If Mysore yoga sounds like the experience after a particularly grueling session, worry not. The name comes not from intense soreness throughout your body, but is instead named after the region of India where it originated.
How It Started
It is one of the most famous yoga systems in the Ashtanga school of the discipline, taught by the famous yogi Sr. Pattabhi Jois in the 1940s. Legend holds that Sr. Jois, after spending decades studying under masters like Krishnamacharya, discovered the Vinyasa method of Mysore yoga while looking through an archive in Calcutta.
Finding an ancient text written upon a palm leaf, he inherited the system and began to teach it more widely in India.
Mysore is the birthplace of Ashtanga Yoga and in this region, Sr. Jois found a wide number of followers. He set up a yoga research institute where he delved deeper into routines and discovered new techniques for fitness and introspection.
As word spread, his institute became world-famous, and yogis from across the globe came to his institute to learn his routines. Sr. Jois died in 2009; his grandson Sharath has taken over the operations of his institute.
The goal of Mysore yoga is that of the Ashtanga school more broadly. Participants incorporate their sense of selves into each workout so that we better understand our relationships with the wider universe.
While the physical benefits of Mysore yoga classes can help a person look and feel better, the spiritual connection is the reason why it has become very popular. Considered a traditional foundation in Ashtanga Yoga, students practice the routine in a class while an instructor provides individual advice as they go.
While the instructor can set the pace of the routine, one major benefit of Mysore yoga is that all students may progress at their desired speed and intensity. This makes it more like traditional yoga. There is less emphasis on a class and broad cooperation, and more focus on one-on-one practice and specific advice for adherents.
Mysore Yoga Advantages
There are many benefits of Mysore yoga.
Meant to mimic traditional relations between yoga teachers and pupils, Mysore yoga is unique in that its instructors can give tailored feedback to their students. A yoga class of 20–30 people is the norm at a gym or fitness studio.
However, these large group sessions have the potential to leave behind students who may not understand a technique or who are using inappropriate motions. Mysore yoga students learn the asana poses at a slower pace, progressing at their own pace until they have mastery over the motions.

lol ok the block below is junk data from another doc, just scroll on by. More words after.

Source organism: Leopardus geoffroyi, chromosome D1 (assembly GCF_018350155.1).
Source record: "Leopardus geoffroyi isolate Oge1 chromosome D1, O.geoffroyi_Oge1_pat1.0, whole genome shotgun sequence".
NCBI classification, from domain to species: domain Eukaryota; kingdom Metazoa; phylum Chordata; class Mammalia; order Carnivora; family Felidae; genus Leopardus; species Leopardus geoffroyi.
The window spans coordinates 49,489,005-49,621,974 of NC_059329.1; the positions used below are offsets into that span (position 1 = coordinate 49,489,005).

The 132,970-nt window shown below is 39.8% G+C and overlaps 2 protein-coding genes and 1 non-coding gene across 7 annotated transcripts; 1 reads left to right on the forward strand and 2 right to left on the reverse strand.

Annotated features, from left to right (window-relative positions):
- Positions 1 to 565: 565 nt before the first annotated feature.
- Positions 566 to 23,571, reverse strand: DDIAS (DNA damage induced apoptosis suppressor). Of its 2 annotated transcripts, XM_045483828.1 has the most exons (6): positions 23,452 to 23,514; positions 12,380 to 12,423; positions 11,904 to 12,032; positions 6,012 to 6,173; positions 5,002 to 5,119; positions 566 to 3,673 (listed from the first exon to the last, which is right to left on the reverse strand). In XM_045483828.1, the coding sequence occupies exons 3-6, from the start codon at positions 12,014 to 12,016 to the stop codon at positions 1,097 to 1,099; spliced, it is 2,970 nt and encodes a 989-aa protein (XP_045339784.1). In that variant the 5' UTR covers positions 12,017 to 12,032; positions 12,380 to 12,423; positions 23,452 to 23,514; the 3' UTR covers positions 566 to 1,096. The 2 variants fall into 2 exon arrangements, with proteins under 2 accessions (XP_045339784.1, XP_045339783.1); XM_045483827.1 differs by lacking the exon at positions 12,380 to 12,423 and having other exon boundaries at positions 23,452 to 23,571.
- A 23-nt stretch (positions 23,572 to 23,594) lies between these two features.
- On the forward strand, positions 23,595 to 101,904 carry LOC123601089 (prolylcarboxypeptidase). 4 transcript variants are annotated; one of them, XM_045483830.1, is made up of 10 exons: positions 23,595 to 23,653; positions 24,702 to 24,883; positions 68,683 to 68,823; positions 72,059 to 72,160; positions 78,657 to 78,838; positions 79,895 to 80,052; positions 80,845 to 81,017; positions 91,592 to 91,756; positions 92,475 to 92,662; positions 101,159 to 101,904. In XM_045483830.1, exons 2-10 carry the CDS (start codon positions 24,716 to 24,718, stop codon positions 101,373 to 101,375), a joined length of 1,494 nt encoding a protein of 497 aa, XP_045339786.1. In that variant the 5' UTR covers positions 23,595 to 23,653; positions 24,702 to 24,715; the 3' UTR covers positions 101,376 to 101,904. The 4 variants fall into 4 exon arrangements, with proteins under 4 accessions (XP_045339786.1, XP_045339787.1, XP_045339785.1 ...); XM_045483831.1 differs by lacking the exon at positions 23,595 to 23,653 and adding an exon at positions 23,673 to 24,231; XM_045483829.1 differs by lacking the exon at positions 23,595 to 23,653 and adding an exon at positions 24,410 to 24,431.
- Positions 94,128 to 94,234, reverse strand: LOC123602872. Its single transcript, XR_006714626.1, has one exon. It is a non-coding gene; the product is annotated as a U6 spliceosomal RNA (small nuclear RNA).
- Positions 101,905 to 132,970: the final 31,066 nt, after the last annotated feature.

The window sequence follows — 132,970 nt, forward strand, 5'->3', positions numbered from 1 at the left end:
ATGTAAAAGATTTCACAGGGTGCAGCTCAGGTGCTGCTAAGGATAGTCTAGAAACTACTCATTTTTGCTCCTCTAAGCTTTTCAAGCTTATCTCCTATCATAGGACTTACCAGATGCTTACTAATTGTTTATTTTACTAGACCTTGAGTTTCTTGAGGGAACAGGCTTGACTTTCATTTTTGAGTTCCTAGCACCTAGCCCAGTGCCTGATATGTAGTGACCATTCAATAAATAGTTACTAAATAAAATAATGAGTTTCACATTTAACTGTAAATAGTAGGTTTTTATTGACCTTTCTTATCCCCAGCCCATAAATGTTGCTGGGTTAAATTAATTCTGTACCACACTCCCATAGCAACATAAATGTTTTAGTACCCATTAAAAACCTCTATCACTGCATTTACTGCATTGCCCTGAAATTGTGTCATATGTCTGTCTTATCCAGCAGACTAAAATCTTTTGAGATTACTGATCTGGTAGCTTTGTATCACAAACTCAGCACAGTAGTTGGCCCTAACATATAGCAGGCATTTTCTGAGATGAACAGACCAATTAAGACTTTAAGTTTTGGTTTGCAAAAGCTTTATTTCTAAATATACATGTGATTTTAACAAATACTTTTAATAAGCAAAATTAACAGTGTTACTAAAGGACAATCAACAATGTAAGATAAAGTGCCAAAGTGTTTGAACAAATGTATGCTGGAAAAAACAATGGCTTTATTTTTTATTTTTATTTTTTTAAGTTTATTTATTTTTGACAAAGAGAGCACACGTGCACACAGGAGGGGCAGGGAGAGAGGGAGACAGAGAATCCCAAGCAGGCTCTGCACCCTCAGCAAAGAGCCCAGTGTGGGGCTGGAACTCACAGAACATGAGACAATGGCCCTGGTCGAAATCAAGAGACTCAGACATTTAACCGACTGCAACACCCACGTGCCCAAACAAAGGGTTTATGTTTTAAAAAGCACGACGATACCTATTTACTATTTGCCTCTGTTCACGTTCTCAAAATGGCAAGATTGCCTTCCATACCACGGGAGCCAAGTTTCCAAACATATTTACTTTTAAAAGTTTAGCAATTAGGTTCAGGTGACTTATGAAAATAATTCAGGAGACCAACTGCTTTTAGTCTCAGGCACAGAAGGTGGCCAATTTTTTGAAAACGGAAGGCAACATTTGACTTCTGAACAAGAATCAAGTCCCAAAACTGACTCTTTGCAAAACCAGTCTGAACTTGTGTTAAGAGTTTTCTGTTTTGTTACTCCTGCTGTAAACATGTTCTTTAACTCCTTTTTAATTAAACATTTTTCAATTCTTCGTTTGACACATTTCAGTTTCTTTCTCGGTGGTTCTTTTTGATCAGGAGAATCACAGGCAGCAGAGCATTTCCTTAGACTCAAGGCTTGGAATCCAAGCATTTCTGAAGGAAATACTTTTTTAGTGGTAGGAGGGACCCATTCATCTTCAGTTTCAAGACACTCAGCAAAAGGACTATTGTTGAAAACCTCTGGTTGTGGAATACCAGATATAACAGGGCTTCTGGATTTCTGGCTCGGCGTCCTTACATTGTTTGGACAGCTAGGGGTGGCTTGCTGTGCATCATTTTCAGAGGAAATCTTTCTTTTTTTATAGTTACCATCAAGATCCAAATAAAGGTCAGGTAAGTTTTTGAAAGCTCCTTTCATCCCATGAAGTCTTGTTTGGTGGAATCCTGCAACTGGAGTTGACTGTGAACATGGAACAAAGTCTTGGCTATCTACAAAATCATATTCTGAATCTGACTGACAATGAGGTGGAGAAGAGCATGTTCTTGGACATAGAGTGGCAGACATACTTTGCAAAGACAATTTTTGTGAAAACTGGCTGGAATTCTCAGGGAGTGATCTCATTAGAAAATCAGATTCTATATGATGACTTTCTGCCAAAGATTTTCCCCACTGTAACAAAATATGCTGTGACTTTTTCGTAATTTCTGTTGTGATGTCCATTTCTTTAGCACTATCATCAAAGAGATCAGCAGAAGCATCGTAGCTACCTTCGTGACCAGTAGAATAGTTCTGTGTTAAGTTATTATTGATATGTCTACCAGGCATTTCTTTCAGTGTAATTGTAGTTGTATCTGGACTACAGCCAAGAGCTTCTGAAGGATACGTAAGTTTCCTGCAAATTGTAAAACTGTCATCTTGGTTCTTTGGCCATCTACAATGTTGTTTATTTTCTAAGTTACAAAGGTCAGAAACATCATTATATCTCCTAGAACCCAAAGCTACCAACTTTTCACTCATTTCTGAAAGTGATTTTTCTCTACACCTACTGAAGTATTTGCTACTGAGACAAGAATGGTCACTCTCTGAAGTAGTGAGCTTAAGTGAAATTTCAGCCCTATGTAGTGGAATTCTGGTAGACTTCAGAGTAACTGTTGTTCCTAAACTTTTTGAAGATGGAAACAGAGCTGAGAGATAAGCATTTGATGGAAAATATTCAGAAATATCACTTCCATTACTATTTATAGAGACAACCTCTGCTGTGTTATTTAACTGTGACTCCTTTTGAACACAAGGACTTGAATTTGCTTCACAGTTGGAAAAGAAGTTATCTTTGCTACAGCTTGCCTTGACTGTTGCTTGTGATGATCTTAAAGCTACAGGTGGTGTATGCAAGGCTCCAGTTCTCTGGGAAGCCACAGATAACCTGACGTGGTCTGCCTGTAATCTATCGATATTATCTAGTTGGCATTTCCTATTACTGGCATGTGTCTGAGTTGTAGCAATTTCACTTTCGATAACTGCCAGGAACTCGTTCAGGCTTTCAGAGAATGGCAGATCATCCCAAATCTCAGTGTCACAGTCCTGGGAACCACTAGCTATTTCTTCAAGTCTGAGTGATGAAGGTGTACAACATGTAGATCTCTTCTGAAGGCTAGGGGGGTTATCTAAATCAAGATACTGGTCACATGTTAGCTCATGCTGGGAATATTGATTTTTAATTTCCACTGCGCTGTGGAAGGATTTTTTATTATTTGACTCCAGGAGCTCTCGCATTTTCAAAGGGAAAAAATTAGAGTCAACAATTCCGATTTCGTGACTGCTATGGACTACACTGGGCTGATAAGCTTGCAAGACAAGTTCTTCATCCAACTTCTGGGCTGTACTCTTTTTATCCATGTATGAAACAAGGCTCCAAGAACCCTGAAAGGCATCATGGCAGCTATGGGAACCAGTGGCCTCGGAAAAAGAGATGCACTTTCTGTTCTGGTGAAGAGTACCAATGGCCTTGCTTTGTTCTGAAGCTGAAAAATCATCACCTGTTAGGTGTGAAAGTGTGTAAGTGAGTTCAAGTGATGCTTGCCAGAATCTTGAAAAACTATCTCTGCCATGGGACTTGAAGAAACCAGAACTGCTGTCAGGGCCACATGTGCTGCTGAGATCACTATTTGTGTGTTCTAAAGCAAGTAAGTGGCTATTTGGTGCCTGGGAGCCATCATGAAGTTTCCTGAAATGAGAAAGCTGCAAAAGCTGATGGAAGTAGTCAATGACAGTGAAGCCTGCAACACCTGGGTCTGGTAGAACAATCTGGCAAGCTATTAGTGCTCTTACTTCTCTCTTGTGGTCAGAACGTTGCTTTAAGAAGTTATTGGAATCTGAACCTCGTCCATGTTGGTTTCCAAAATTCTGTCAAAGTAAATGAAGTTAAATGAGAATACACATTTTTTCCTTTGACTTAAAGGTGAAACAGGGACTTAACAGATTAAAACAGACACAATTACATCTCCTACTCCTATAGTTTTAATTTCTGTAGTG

After learning one asana, they move on to the next one. They challenge themselves in new ways until they have mastered all the Primary Series in the discipline.
Mysore style is excellent for students who feel they rely too much on a teacher or a group to make progress. Many studios that offer this type of yoga, in fact, do not have a traditional start time and end time for their class.
They instead make a wider window of several hours available for participation. Students can join when they please, practice as they need, stay as long as they want, and leave whenever they feel they have achieved their goals for the day.
Self-practice means few distractions. Fewer distractions of teachers, of classes, and of schedules. If you have found that other yoga classes have too much conversation or too many diversions, you may enjoy the simplicity of Mysore practice.
It reduces all of the traditional elements of yoga to a simple core of yourself, your mat, and your progression.
Perfect for Beginners
One reason for the popularity of Mysore practice is that it is particularly friendly to beginners. Even beginners who have no other experience of yoga can benefit. In fact, an Ashtanga practitioner might find that they do better if they have no experience because they will not be tripped up by similar styles or practices.
Pattabhi Jois famously said that yoga is for everyone, healthy or sick, except for the lazy! If you have a physical ailment that prevents you from doing intensive yoga styles, you may find the daily practice of a Mysore yoga studio helpful. You can find a routine that fits your need, with seated postures for those with limited ranges of mobility.
However, it should be noted that consistency is key in a new student, much as it is for other disciplines or fitness routines. Attending a Mysore class at a yoga shala or studio should be done several times per week as a way of getting familiar with the plan of progression.
While Mysore style is more hands-off compared to a traditional class, this does not mean you are left without any instruction at all. Instead, teachers can help beginners to clean up any posture issues before they become chronic.
A Mysore yoga teacher giving a class in the traditional method will use hands-on pressure to adjust or re-align in the event that a practitioner is not using proper form.
You may find that some traditional poses are improved upon in a Mysore class. By the intermediate series, you may be working out much harder in a Mysore class than you would in a traditional class. Regular practice with your Drishti will help overcome obstacles and find areas of improvement.
Though it is a very new type of yoga, Mysore practice can give yoga enthusiasts a new series of goals, progressions, and disciplines that you may not be able to find elsewhere. This style of Ashtanga Yoga requires introspection, patience, and willingness to motivate yourself. However, this can be exactly what some people need for their fitness and life goals.
If you are interested in Mysore yoga, consider dropping into one of our sessions and trying it yourself. Our instructors will help you to understand the basics of the asanas and the progression before you. You may find that you learn more without depending entirely on the teacher for each pose of each session.